Development in women’s position in Afghanistan

There’s a pretty horrendous story come out about a child bride, Sahar Gul (aged 15), in Afghanistan being tortured by her new in-laws in order to get her to become a prostitute. You can find the article here, but note there are some very unpleasant pics and scenes described.

The reason this is noteworthy is that this story occurred in an Afghan paper and Afghan people were apparently outraged.

From the article:

The case highlights both the problems and the progress of women 10 years after the Taliban’s fall. Gul’s egregious wounds and underage wedlock are a reminder that girls and women still suffer shocking abuse. But the public outrage and the government’s response to it also show that the country is slowly changing.

And though things are improving a bit,

Still, for every improvement, there are other signs of women’s continued misery. The U.N. says more than half of Afghanistan’s female prison population is made up of women sentenced by local courts for fleeing their marriages — the charge is often phrased as “intent to commit adultery,” even though that’s not a crime under Afghan law. And the U.N. women’s agency UNIFEM estimates that half of all girls are forced to marry under age 15, even though the legal marriage age is 16.

I do think it is sort of hopeful that the outing of this story caused an outrage in Afghanistan. I hope Sahar is going to be ok, despite this extremely traumatic experience, and I hope that because of her, a lot of other kids are going to be more ok than they would have been otherwise.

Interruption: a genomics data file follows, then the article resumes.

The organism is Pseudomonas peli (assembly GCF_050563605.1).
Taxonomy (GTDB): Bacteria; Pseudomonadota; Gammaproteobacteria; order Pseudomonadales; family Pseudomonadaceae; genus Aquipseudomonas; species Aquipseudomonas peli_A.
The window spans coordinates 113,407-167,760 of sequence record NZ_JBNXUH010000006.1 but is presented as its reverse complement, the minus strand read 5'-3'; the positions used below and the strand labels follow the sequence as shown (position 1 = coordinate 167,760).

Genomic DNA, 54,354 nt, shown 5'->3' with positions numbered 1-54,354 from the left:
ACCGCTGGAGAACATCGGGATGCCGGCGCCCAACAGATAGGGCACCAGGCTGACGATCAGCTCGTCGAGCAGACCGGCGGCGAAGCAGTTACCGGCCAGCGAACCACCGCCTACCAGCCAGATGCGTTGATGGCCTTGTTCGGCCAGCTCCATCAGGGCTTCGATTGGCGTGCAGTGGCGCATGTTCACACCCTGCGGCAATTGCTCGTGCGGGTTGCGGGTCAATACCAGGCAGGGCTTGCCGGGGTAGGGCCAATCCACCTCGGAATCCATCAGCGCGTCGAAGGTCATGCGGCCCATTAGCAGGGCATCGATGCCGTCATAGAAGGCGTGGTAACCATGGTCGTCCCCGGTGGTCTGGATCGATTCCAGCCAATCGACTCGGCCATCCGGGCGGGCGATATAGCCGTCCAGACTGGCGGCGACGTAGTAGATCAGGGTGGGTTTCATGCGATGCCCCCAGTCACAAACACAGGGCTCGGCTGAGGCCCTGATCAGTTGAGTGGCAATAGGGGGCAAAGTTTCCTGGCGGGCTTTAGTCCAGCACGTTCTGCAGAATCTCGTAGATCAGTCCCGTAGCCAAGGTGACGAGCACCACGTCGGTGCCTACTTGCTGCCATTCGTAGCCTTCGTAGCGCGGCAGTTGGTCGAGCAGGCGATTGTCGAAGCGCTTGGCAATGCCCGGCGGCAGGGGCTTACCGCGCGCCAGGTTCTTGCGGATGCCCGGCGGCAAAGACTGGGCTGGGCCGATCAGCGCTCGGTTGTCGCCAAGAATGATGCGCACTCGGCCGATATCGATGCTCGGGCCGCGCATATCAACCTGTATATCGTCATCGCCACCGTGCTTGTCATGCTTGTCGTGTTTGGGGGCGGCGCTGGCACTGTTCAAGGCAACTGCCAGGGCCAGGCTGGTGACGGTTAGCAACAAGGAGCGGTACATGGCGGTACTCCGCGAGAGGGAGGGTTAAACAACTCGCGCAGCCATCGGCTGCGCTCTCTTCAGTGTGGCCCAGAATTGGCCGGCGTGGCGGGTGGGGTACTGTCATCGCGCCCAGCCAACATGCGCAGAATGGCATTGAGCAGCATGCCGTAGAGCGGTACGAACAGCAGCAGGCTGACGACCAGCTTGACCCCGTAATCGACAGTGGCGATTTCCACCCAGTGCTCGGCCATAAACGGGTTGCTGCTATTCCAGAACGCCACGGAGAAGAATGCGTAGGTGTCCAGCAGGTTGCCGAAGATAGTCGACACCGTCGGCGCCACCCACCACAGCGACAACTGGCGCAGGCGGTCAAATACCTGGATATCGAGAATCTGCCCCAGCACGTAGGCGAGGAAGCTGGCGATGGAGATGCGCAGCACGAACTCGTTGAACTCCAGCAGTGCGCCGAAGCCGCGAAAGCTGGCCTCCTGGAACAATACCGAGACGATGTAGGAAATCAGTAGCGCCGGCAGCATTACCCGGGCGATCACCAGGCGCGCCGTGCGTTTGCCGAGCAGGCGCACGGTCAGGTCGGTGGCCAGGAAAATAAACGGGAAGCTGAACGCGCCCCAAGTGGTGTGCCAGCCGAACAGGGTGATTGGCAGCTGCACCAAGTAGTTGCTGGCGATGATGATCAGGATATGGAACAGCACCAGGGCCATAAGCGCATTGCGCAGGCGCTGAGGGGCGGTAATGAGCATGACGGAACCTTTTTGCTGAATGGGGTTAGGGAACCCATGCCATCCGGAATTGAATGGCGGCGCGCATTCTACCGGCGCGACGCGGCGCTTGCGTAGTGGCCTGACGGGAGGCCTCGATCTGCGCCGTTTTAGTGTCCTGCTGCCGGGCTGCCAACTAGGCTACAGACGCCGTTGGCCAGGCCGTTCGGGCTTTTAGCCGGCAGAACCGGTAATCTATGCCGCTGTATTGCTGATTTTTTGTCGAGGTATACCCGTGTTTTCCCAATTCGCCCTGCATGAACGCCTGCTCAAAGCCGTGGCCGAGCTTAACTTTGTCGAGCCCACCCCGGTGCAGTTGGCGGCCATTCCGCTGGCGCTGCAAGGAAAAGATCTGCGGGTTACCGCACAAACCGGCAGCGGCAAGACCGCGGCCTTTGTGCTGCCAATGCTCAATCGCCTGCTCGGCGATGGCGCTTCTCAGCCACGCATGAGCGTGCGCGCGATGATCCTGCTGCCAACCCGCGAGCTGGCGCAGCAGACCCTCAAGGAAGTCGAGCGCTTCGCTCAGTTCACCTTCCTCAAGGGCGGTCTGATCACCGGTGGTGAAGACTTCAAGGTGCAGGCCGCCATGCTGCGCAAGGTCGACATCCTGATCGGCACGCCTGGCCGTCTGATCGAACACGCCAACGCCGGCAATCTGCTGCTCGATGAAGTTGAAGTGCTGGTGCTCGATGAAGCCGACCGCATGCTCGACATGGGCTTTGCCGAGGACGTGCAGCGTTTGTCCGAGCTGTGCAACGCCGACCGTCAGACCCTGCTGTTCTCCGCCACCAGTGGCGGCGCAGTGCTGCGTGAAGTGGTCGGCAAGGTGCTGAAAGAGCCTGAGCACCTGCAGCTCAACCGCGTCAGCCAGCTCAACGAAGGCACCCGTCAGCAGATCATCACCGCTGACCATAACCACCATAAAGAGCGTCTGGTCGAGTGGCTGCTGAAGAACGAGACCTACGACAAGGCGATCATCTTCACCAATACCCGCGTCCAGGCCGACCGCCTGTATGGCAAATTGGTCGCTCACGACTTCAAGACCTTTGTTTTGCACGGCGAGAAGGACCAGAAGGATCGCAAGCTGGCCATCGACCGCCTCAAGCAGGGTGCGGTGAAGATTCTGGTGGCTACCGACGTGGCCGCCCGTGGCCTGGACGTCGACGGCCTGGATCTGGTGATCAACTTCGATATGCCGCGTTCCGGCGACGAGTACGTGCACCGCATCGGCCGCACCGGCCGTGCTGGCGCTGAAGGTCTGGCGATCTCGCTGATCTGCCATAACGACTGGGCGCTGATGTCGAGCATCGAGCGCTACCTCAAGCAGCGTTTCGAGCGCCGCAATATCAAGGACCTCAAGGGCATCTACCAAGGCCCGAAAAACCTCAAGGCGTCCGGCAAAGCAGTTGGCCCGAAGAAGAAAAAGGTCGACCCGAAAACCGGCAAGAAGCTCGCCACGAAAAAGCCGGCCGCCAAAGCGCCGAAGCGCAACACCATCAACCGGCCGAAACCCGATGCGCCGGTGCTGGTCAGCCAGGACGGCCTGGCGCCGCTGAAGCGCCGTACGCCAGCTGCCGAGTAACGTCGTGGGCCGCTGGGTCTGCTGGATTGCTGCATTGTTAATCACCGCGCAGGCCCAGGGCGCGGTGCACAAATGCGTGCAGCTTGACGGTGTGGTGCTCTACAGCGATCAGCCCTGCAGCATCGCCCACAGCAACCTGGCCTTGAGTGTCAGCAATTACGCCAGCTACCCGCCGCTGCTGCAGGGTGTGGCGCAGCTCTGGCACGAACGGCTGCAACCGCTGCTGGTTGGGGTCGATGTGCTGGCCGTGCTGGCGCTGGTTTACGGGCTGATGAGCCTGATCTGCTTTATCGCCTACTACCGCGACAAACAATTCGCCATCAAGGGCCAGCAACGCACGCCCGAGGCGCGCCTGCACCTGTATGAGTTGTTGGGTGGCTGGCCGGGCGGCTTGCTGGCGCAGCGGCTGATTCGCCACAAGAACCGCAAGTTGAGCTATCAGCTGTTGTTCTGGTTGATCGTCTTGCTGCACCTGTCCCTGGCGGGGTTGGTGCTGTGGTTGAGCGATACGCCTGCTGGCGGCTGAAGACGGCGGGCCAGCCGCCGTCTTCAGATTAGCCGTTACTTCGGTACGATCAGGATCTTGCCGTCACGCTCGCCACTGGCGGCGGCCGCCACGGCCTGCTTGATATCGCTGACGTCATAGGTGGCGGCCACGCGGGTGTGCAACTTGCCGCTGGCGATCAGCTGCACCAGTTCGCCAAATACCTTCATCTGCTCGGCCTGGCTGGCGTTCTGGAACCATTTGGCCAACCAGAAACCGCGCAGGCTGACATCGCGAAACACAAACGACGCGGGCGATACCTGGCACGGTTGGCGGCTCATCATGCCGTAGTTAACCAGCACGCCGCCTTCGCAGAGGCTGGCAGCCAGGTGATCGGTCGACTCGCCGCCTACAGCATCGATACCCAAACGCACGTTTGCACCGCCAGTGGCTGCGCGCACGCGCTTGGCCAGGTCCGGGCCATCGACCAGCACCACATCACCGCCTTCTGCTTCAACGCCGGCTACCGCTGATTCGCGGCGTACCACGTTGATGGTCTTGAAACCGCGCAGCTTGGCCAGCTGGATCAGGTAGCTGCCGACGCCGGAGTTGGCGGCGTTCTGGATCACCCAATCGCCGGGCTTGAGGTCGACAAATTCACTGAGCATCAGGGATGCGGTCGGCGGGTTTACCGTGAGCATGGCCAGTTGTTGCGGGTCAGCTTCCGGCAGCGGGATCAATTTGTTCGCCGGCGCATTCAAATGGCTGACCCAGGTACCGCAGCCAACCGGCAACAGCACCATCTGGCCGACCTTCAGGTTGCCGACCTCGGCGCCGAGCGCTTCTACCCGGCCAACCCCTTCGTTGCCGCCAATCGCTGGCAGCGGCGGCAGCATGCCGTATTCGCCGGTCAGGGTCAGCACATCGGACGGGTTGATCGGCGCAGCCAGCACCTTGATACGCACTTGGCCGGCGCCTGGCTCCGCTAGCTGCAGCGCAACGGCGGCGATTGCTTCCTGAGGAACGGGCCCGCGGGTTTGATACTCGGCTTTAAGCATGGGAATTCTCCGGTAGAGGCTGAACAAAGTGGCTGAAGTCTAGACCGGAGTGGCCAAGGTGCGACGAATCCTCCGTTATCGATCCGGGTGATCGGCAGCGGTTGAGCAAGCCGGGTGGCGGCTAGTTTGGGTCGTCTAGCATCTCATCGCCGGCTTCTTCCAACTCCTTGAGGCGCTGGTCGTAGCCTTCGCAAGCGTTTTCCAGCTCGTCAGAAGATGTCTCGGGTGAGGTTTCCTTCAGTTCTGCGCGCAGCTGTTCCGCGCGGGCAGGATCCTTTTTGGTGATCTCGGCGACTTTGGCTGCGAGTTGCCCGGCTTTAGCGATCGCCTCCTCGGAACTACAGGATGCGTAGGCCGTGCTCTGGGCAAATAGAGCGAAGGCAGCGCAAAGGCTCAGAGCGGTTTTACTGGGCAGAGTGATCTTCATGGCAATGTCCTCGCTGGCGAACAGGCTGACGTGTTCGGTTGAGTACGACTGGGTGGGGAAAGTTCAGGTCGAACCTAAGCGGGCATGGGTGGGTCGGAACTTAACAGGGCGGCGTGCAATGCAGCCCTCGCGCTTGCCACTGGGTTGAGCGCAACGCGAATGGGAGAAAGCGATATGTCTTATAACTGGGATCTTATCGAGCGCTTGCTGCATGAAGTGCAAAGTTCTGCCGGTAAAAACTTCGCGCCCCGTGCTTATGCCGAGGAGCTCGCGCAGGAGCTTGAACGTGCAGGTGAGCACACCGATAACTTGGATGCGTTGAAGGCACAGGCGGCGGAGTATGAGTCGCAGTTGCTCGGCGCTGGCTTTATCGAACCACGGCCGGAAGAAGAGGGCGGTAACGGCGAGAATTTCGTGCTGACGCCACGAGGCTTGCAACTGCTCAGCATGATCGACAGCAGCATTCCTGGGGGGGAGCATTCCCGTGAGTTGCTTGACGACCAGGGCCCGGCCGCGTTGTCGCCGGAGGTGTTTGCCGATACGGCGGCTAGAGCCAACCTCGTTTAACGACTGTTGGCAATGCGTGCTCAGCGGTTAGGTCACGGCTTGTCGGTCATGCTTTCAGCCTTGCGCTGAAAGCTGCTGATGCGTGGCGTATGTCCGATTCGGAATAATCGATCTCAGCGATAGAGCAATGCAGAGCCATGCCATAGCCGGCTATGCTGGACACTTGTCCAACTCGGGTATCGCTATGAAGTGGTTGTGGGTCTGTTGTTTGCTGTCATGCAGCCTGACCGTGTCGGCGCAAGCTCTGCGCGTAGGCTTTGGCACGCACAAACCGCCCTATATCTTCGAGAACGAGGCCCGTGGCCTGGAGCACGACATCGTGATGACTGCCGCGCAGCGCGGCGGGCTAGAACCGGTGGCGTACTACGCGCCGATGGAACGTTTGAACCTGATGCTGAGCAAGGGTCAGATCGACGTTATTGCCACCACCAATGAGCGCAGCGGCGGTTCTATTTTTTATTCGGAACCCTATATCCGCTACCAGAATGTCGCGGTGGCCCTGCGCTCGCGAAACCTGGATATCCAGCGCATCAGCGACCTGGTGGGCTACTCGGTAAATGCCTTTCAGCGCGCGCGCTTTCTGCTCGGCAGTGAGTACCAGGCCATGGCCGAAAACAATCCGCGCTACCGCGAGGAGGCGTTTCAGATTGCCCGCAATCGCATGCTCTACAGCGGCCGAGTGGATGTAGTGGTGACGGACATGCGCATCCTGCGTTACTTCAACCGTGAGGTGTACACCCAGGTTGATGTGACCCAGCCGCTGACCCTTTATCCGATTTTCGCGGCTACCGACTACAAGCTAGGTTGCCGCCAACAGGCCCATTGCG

Thanks @AllenStairs for sharing

French businessman to pay all burqa fines

A French businessman has set up a fund to pay fines for women who wear Islamic veils or the burqa in public “in whatever country in the world that bans women from doing so”.

Rachid Nekkaz, 38, a real-estate businessman based in Paris, travelled to Belgium on Wednesday to pay 100 euros for two women fined in the first case in the country since the law was adopted there.

“I’m in favour of a law to convict a husband who forces a women to wear the niqab and who forces her to stay at home. But I’m also for a law that lets these women move freely in the streets, because freedom of movement, just like any freedom, is the most fundamental thing in a democracy, ” Nekkaz told reporters outside the courtroom in Belgium.

The same day, he paid a 75 euro fine for a woman in the north-eastern French town of Roubaix.

“I am calling for civil disobedience,” he told FRANCE 24. “I am telling women to not be afraid to go out wearing their veils. And by paying the fines, I am neutering the law, rendering it inefficient and pointless, showing that it doesn’t work. It is a humiliation for the politicians.”

Despite this initiative, Nekkaz disapproves of the veil. “How can a woman truly integrate or find a job if her face is hidden?” he asked…

“It is unacceptable that they are victimising innocent women who are going about their daily lives. They are not targeting the real criminals, the men who do not even let their wives leave the house.”

For more, go here.